CSU-seal.gifCalifornia State University faculty members voted today to approve a one-day strike later this month to protest Chancellor Charles Reed’s decision to cancel planned faculty raises, California Faculty Association board members announced today.

An estimated 1,000 faculty members–including professors, librarians, and coaches–will take to the picket lines Nov. 17 at CSU East Bay in Hayward and CSU Dominguez Hills in Carson, with hundreds of faculty members from other CSU campuses expected to attend, CFA president Lillian Taiz said today.

Classes at those campuses will be canceled during the daylong strike, while operations at the other 21 CSU campuses are expected to continue as usual.

A CSU spokesman said today that university officials would work to minimize disruptions to school operations at the East Bay and Dominquez Hills campuses on Nov. 17.

Ninety-three percent of a majority of members who voted on the CFA board’s call for a strike at one or more CSU campuses voted to support the action, Taiz said.

While the main issue prompting the strike was Reed’s move to renege on scheduled faculty raises, Taiz said the failed contract negotiations symbolize broader problems in the CSU system.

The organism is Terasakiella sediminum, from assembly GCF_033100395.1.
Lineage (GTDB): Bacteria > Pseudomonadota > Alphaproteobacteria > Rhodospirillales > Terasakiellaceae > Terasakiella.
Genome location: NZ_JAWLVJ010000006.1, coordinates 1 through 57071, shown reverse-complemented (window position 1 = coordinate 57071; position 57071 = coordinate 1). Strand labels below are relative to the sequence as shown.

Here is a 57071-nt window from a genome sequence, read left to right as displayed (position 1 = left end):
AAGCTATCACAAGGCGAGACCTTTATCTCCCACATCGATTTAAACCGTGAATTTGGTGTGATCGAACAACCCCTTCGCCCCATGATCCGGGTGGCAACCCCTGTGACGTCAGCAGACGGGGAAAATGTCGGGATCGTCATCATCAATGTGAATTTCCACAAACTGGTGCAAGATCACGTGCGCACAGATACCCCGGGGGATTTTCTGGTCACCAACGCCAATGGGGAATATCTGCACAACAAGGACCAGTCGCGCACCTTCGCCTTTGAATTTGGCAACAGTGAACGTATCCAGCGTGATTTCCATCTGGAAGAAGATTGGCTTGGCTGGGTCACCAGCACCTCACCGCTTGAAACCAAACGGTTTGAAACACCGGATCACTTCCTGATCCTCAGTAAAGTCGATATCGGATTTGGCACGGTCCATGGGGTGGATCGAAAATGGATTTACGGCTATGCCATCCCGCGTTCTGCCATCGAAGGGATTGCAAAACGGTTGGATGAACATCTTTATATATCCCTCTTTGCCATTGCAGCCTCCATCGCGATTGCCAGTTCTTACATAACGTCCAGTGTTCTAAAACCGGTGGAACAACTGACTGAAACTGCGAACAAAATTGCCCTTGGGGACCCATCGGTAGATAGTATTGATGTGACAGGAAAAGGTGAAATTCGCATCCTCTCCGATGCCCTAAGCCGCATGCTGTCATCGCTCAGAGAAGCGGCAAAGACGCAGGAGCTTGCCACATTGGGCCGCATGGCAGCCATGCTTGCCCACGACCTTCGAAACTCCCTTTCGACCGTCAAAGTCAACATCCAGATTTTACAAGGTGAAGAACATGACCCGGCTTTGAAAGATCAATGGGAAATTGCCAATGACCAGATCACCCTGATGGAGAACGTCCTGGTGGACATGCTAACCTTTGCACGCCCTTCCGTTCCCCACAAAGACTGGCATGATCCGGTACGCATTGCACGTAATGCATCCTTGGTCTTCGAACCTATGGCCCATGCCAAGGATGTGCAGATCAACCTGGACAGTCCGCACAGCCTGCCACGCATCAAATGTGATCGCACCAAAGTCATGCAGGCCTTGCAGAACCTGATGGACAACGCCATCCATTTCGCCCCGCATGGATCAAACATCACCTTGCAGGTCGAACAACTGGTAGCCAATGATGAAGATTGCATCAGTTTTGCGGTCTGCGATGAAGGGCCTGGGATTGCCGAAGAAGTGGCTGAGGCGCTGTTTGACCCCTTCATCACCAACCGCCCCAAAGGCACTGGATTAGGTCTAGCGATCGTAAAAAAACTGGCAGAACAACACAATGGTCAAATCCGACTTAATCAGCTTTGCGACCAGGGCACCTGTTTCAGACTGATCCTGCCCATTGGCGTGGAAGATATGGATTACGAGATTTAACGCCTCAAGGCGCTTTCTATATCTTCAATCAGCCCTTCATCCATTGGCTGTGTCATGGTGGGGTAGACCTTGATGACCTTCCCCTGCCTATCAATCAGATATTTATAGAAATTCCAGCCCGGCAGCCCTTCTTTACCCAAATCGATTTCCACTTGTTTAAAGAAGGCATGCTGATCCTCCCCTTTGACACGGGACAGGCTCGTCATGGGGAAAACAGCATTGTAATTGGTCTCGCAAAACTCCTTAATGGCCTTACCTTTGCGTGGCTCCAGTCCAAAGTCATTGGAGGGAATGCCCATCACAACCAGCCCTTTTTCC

“It represents misplaced priorities on the part of the chancellor — we’ve got students paying more and getting less, and faculty working harder and earning less,” she said.

Faculty members are asking for pay parity, which would ensure newer hires don’t out-earn more experienced faculty members and would cost the university $20 million the first year and $10 million each following year under a new contract.

Taiz said that while raises under the faculty-proposed contract would vary, in all, the CFA is asking for just a quarter of 1 percent of CSU’s $5 billion budget.

But CSU chancellor spokesman Mike Uhlenkamp said the university can’t afford those raises in the face of staggering cuts in state support for California’s public colleges.

“It’s not fiscally responsible for us to be paying $20 million in salary increases to one group of employees when we did receive massive cuts,” he said.

The spokesman acknowledged that some newly hired CSU presidents in recent years have been offered heftier paychecks than their predecessors, but noted that there have also been faculty members who received salary increases during that time.

Jennifer Eagan, a CSU East Bay professor of philosophy and public affairs and administration, said today that the union’s planned strike is about providing students with a quality education.

“Our working conditions are student learning conditions and they’re being eroded, and that’s what we’re concerned about,” Eagan said today. “We don’t take this lightly. We care very deeply about our students–that’s really why we are doing this.”

Faculty members at CSU campuses statewide are expected to form informational picket lines Tuesday to educate the public about declining working conditions and income inequalities.

Laura Dixon, Bay City News

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